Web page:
Here is my annual humble attempt to identify the best and the worst education news that occurred during the past 12 months. I don't presume to say it's all-encompassing, so I hope you'll take time to share your own choices in the comment section.
I'll list the ones I think are the best first, followed by the worst. However, it's too hard to rank them within those categories, so I'm not listing them in any order.
You might also be interested in seeing my previous year-end "round-ups":
The Best Education News in 2012:
*The courage and success of the Chicago Teachers Union in their seven-day strike. As union President Karen Lewis said, "The key is that we are trying to have people understand that when people come together to deal with problems of education, the people that are actually working in the schools need to be heard. And I think that this has been an opportunity for people across the nation to have their voices heard. And I think we're moving in the right direction."
* Many of the November election results. Idaho voters overturned several measures harmful to students and teachers, the pro-voucher "school reformer" Indiana superintendent of schools was defeated by a teacher, and San Antonio voters approved a tax increase to support an expansion of pre-kindergarten programs. A California Proposition was approved to increase taxes to support schools, and Democrats there gained a "supermajority" in the state legislature. They are already discussing plans to make it easier for local communities themselves to approve taxes for school programs. And, of course, President Obama was reelected. Despite concerns many of us teachers have about his education policies, he was a far better choice than Mitt Romney with his plan for school privatization.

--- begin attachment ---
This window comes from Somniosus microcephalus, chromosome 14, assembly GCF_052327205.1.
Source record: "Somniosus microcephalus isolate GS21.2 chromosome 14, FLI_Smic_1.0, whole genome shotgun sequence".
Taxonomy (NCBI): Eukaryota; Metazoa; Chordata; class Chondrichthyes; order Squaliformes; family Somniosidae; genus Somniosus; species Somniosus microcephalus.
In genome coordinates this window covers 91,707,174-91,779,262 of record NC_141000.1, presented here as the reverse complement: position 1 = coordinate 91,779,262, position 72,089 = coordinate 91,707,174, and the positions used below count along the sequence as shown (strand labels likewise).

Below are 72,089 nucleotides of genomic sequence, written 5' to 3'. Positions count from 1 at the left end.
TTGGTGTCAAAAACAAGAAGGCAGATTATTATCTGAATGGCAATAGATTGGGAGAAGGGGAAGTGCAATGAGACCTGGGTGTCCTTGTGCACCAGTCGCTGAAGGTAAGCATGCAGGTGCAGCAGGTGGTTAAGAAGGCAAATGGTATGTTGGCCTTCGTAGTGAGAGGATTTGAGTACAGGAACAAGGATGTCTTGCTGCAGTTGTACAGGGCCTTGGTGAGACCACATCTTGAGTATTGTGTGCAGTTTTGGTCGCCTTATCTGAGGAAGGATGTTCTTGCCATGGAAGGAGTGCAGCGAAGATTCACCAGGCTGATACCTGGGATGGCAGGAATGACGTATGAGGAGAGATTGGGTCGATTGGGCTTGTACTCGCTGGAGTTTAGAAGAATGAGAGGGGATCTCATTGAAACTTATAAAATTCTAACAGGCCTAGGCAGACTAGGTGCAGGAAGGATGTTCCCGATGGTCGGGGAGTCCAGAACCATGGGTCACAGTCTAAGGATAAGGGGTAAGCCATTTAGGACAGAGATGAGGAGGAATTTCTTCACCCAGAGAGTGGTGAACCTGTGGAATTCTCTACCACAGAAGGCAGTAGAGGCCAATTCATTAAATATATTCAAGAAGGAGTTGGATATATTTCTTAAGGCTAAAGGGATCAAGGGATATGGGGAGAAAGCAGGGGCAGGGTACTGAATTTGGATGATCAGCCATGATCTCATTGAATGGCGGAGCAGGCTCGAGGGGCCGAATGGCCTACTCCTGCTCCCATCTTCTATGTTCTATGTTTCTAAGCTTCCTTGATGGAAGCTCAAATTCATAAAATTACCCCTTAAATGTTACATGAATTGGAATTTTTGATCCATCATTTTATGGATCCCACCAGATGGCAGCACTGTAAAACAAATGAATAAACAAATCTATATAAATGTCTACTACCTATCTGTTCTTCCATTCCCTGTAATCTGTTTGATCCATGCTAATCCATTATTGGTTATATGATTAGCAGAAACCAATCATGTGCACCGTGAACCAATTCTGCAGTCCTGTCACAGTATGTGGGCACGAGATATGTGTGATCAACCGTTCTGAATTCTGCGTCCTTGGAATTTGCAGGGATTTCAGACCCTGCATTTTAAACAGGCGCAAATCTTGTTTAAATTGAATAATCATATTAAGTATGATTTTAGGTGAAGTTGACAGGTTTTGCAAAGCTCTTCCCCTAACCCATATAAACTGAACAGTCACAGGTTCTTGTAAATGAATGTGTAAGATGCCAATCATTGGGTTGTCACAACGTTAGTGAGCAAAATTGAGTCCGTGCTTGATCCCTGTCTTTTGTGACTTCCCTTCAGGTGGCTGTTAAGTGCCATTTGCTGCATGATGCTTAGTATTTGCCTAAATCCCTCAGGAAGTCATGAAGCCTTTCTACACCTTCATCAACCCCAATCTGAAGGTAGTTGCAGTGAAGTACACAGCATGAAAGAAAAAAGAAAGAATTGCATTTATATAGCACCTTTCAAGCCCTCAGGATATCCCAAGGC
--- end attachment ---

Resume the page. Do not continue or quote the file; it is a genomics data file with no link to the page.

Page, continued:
*The State of California released far-reaching recommendations on educator preparation, professional development and evaluation. The California Educator Excellence Task Force Report, called Greatness by Design: Supporting Outstanding Teaching to Sustain a Golden State, provides progressive guidelines for many of the major challenges facing schools today and in the future. It was co-chaired by Stanford professor Linda Darling-Hammond (Disclosure: I was a member of the Task Force's teacher evaluation subcommittee).
*Diane Ravitch starts a blog. Ravitch, the most well-known critic of the so-called "school reform" agenda, documents key developments in education several times a day, and her blog has already received nearly two million visits this year.